Maple Street Mentor


Lanier High School baskeball coach Thomas Billups at the Mississippi Coliseum during the 2006-2007 season.

As the head coach of the Lanier High School basketball team, Thomas Billups has developed future NBA players and won state championships.

"Coach Thomas Billups' success at Lanier High School may be unmatched in the history of Mississippi high school boys basketball," adopting during a 2006 regular session of the Mississippi Legislature Senate Resolution 631 reads. "Coach Billups has built a hoops machine at Maple Street in Jackson."

Despite his success, he still considers himself mostly misunderstood by the fans that praise him. "They say I'm like Bobby Knight," he says. "But I'm not like Bobby Knight."

Outspoken coaches are inevitably going to be compared to Knight, perhaps the sport's largest coaching personality. And, in terms of wins, Knight and Billups are in the same league. Knight won 900 games as a college head coach; Billups has won over 500 high school games. Knight took home three NCAA championships at Indiana; Billups has won eight MHSAA state titles at Vicksburg High and Lanier High.

In 2005, Billups' team defeated South Gwinnett High, coached by Roger Fleetwood, on a Saturday night. The game, featuring Monta Ellis and current Philadelphia 76er Louis Williams, went to double-overtime.

A few days later, at a neutral court, South Gwinnett would go on to beat Oak Hill Academy, whose starting line-up was Ty Lawson, Eric Devendorf, Jamont Gordon, K.C. River, and Kevin Durant. (Fleetwood's team, on the other hand, eventually lost to Joseph Wheeler High School in the Georgia state tournament.)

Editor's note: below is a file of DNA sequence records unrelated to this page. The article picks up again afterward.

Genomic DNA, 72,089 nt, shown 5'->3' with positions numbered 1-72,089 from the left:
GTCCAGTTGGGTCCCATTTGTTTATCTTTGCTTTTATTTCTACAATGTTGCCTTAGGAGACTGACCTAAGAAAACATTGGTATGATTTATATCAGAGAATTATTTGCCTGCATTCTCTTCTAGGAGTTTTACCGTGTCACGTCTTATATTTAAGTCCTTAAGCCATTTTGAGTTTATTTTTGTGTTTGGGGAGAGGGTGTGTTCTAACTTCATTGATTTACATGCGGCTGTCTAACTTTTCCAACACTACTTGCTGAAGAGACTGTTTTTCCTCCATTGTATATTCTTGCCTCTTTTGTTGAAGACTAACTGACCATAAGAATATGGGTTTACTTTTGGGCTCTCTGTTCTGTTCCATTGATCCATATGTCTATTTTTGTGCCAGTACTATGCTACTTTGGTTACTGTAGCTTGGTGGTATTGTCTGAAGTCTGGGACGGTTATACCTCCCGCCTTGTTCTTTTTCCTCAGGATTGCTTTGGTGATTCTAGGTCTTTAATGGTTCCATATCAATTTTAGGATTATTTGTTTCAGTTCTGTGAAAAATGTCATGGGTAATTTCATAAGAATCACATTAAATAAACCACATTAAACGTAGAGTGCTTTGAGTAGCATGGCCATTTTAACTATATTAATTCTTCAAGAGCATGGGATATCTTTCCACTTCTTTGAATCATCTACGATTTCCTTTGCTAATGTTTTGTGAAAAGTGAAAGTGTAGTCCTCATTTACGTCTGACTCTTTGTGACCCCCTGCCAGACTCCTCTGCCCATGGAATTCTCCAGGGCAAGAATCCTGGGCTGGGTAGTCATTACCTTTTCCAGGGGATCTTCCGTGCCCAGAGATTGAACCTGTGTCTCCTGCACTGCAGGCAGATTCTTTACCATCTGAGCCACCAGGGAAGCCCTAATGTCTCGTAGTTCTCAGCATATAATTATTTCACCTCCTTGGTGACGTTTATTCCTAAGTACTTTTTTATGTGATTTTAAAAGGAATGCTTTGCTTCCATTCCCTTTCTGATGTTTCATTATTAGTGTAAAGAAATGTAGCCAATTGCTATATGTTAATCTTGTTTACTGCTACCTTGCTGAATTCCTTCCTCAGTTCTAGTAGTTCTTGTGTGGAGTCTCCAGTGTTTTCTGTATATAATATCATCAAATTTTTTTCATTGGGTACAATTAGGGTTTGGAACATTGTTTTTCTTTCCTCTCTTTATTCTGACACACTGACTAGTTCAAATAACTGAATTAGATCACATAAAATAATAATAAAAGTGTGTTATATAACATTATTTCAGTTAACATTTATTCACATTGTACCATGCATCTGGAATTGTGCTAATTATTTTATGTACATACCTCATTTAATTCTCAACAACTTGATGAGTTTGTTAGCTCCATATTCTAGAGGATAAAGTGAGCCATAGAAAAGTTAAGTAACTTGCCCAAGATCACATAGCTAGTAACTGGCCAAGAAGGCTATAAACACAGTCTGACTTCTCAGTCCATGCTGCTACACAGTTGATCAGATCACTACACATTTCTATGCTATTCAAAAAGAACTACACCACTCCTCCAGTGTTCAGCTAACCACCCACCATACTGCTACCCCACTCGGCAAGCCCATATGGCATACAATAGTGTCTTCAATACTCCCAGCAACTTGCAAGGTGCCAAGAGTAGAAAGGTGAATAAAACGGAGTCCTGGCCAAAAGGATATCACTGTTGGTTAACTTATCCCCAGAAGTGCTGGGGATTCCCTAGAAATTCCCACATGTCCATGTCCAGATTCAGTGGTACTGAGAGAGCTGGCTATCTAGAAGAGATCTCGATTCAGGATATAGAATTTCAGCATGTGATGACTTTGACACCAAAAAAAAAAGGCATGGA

"Each summer, Louis Williams, the other players, and I get together at a summer camp in Snellville, Georgia, and reminisce. With the exception of the Wheeler loss, the loss to Lanier was the toughest, all these years later," Fleetwood said. "He had his team playing aggressively, and they played the game 84 feet. If you can get really good players to play really hard, that's the sign of a great coach."

Billups credited his faith, not his fury, for his success.

"I coach the way God wants me," he says. "I don't break rules. I don't think I would have won that many championships if God wasn't in my life. I could name a lot of times when we're behind, if I go blank, I stop and ask him for help. I know I didn't do it by myself. I'm not the smartest coach in the world. That's who I always ask for help."

Ellis, his most famous pupil, played almost every position well and served as a leader in the locker room and on the court. Ellis is having his best season in his fourth season, with the Golden State Warriors. During the 2009-2010 season, Ellis has averaged 25.4 points a game. Their relationship was close and extended beyond the court.

"It was like daddy and son," Billups said of their relationship. "When he needed help, he came to me and I helped him. He talked to me about other coaches. He wanted to win, and he wanted to win every game."